Posts Tagged ‘President Richard Nixon’

The passing scene: Links & comments 11/17/14

November 17, 2014

What really happened in Beijing: Putin, Obama, Xi—and the back story the media won’t tell you by Patrick Smith for Salon.

Patrick Smith explained why the real winner in the new U.S.-Russian cold war is China.

Saudi Arabia is driving down the world price of oil, now about $80 a barrel, by putting oil on the market.  The main point, Smith wrote, is that the Saudis can make a profit so long as oil is priced at more than $30 a barrel, but the Russians, whose oil is harder to get, need a price of $104 a barrel.

The Saudis oppose Russia for supporting Syria and Iran, which are obstacles to Saudi influence in the Middle East.  Other oil-producing nations suffer collateral damage.  Venezuela is currently going through a political and economic crisis due to the fall in the price of oil.

Russia had helped the United States in its negotiations with Iran, by agreeing to reprocess uranium for the Iranians, which would remove the possibility that the reprocessing might be used to make Iranian nuclear weapons.  U.S.-Iranian negotiations also are collateral damage.

All this benefits China, which gets to buy Russian oil and gas at a bargain price.  China is expanding its influence in Asia offering attractive trade deals to nations that don’t want to be drawn into U.S. conflicts.

Ronald Reagan’s secret tragedy: How 70s and 80s cynicism poisoned Democrats and America, an interview of Rick Perlstein by Thomas Frank for Salon.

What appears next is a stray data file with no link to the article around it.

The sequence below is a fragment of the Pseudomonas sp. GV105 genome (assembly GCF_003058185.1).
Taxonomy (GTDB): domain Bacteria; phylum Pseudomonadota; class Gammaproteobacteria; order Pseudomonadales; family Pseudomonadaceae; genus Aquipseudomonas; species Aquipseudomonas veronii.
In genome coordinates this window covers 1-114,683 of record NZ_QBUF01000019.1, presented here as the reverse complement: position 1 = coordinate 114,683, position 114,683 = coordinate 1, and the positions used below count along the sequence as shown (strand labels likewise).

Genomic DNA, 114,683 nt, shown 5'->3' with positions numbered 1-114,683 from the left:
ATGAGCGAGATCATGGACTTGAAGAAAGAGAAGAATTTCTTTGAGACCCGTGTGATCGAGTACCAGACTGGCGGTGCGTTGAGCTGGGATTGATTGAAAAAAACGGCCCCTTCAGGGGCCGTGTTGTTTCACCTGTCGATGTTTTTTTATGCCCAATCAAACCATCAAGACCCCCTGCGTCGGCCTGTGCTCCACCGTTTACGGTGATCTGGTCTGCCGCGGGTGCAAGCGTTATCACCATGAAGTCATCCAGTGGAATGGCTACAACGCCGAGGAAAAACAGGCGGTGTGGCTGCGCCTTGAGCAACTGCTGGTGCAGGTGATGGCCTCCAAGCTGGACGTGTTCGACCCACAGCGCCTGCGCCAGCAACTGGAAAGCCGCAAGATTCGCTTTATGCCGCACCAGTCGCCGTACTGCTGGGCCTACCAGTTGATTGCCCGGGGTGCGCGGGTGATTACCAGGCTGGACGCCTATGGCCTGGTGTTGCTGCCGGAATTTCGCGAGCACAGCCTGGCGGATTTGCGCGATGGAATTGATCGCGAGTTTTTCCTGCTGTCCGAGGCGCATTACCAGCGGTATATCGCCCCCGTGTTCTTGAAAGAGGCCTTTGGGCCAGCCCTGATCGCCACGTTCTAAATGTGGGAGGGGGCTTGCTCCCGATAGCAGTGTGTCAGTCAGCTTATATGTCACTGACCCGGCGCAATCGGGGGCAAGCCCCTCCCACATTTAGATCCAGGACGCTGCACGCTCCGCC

Rick Perlstein, author of the newly-published The Invisible Bridge: the Fall of Nixon and the Rise of Reagan, said the roots of present-day politics go back to the 1970s, when President Richard Nixon governed based on short-term political gain, and candidate Ronald Reagan encouraged Americans to believe in the myths we tell ourselves.

Democrats meanwhile turned away from working people and New Deal liberalism and embraced an illusory non-partisanship.  This created a politics in which big-business conservatives can pose as  populists and the true representatives of working people.

Act of Faith: the Catholic priest who puts his life on the line to save Muslims in the Central African Republic by Sam Jones for The Guardian.

Father Bernard Kinvi is a true hero who lives up to the best teaching of his church.  His story is well worth knowing.

Am I smart enough to criticize President Obama?

September 22, 2014

Lance Mannion, an astute and interesting long-time blogger, wrote recently that he has no standing to criticize President Barack Obama because Obama is so much smarter than he is.   Therefore he is going to be silent about the President’s policies and restrict his criticism and ridicule to obviously ignorant right-wingers.

Obama.tcWell, I don’t think I’m as smart as Obama, either.  As far as that goes, I think the vast majority of Presidents during my adult lifetime were smarter than me.   President Richard Nixon, in my opinion, was the smartest of all, both in being well-read and in political astuteness, but that doesn’t put him above criticism.

I think the answer to this was given by the philosopher John Dewey in his defense of democracy.   The average voter is not capable of making presidential decisions, but the voter is capable of knowing how those decisions turned out.  In the same way, Dewey said, he himself was not capable of making his own shoes, but he was capable of knowing whether his shoes fit or not.

I don’t have a plan that will guarantee peace and prosperity for all.

But I don’t see that I’m obligated to come up with such a plan in order to have the standing to oppose perpetual war, presidential death warrants, preventive detention, universal surveillance, bank bailouts, impunity for financial fraud, proposals to cut back Social Security and corporate trade agreements that override national sovereignty.

The first step in making things better is to stop doing things that make them worse.  You don’t have to be a genius to understand that.